3550 St-Antoine Ouest
January 14 - February 20
Many of the black-and-white and color photographs that constitute Celia Perrin Sidarous’s current solo show, “Les Figures,” document her travels in Greece, Italy, and Norway. Images such as Cyprès, Pompeii (all works cited, 2015) and Palm, Ancient Agora of Athens offer unspectacular views of the titular subjects. On the walls of the Parisian Laundry in Montreal, these photographs provide clues to how Sidarous came to create other images, also on view, that depict assemblages of found objects. Was the piece of coral placed on a mirror in Black Coral a memento from Greece, or the green-gray ovoid in Marble Egg, Seashell and Images a souvenir from Italy? These questions are tangential. What makes Sidarous’s images compelling are not the stories behind the objects’ journeys to her studio but the complex compositions of the assemblages.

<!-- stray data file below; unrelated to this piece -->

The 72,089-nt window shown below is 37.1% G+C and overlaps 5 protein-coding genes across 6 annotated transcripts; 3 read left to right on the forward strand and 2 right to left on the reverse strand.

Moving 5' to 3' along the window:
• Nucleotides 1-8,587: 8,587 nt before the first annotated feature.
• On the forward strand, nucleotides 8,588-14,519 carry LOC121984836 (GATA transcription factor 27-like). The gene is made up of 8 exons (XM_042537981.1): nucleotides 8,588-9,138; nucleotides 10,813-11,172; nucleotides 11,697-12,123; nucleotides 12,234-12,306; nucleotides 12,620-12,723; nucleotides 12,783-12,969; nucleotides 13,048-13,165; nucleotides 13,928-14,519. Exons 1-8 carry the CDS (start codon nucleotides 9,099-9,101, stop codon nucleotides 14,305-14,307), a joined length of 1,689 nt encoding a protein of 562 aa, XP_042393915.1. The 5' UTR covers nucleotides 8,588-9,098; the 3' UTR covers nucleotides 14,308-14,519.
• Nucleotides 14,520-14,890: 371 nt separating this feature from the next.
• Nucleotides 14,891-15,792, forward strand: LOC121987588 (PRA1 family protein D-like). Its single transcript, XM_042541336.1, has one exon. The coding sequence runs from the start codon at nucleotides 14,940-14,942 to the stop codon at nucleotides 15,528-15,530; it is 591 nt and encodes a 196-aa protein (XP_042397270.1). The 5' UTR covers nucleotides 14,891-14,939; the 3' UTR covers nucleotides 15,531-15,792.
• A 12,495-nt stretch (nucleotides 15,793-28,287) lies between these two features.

Among the more striking works in the show, The Waves triangulates a conversation between a cutout photograph of a ruffle pattern, its reflection in a circular mirror, and birds feeding in the sea, also pictured with their reflection, all against a seemingly flat, white background. The boundary between the real thing and its representation is undermined to create a space that only exists within the image. While works such as Black Coral offer the stability of a still life, unlikely landscapes such as The Waves allow viewers to reconsider their understandings of medium, material, and perspective.